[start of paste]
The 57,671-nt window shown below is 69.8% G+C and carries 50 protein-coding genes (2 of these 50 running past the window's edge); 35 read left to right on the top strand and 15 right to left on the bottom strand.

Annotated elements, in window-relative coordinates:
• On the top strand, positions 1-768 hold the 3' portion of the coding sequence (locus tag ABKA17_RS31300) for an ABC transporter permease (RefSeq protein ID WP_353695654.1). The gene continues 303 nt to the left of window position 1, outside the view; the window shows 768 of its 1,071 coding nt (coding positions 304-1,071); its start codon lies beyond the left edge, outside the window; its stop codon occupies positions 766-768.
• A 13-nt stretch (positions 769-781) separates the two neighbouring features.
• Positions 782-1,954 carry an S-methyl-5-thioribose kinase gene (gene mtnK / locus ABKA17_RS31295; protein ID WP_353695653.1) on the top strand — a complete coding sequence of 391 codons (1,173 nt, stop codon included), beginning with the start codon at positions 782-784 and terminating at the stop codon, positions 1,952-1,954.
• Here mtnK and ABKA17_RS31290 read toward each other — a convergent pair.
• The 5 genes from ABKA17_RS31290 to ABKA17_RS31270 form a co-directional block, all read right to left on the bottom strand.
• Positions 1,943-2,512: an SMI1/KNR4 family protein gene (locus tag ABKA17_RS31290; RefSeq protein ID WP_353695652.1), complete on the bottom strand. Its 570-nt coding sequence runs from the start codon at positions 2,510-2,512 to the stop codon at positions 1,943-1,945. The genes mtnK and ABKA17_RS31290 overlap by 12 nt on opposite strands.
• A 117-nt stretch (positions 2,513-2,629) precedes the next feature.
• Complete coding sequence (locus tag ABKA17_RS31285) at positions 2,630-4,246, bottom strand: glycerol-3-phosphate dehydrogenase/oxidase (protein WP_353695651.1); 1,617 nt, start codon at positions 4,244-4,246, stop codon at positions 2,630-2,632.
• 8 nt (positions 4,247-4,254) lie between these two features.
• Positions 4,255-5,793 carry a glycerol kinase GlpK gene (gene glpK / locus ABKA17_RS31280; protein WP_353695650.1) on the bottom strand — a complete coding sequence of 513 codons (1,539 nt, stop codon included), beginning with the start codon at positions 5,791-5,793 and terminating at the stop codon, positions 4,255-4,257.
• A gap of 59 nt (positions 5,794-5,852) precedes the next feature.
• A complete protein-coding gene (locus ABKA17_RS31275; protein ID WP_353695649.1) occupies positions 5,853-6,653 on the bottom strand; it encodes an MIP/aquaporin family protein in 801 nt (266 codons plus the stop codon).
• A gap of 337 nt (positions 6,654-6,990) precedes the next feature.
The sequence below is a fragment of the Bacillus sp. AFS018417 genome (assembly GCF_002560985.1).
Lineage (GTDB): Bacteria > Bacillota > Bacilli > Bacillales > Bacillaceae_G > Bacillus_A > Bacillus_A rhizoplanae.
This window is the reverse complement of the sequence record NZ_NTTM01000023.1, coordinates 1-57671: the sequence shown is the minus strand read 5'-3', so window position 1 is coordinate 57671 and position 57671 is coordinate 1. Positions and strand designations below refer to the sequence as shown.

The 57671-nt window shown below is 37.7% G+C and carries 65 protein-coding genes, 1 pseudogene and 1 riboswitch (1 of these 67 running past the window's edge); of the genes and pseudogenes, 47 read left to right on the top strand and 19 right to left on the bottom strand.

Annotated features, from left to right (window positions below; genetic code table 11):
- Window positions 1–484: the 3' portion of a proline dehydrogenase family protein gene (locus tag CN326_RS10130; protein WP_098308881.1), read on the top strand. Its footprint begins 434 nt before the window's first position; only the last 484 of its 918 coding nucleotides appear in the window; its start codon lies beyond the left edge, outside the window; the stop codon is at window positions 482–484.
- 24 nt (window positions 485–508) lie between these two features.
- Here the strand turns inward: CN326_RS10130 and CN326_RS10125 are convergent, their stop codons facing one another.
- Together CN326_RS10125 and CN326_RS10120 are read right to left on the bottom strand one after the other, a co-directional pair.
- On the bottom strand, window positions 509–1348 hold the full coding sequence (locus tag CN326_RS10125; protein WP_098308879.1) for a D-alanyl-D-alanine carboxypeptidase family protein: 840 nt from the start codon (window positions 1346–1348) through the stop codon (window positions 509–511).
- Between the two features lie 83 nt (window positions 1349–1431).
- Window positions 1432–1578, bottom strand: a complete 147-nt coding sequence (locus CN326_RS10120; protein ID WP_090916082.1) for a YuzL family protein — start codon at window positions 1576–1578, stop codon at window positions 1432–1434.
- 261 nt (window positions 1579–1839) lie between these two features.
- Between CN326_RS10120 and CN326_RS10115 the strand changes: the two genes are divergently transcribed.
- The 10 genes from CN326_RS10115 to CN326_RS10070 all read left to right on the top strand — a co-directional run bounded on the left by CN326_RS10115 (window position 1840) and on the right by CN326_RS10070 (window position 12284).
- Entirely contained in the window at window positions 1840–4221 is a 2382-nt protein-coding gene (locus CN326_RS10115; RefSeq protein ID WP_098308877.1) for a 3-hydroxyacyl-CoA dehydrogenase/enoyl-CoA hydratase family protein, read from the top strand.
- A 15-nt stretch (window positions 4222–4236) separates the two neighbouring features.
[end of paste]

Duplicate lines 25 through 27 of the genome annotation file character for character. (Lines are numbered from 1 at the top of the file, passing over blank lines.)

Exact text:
- On the bottom strand, window positions 509–1348 hold the full coding sequence (locus tag CN326_RS10125; protein WP_098308879.1) for a D-alanyl-D-alanine carboxypeptidase family protein: 840 nt from the start codon (window positions 1346–1348) through the stop codon (window positions 509–511).
- Between the two features lie 83 nt (window positions 1349–1431).
- Window positions 1432–1578, bottom strand: a complete 147-nt coding sequence (locus CN326_RS10120; protein ID WP_090916082.1) for a YuzL family protein — start codon at window positions 1576–1578, stop codon at window positions 1432–1434.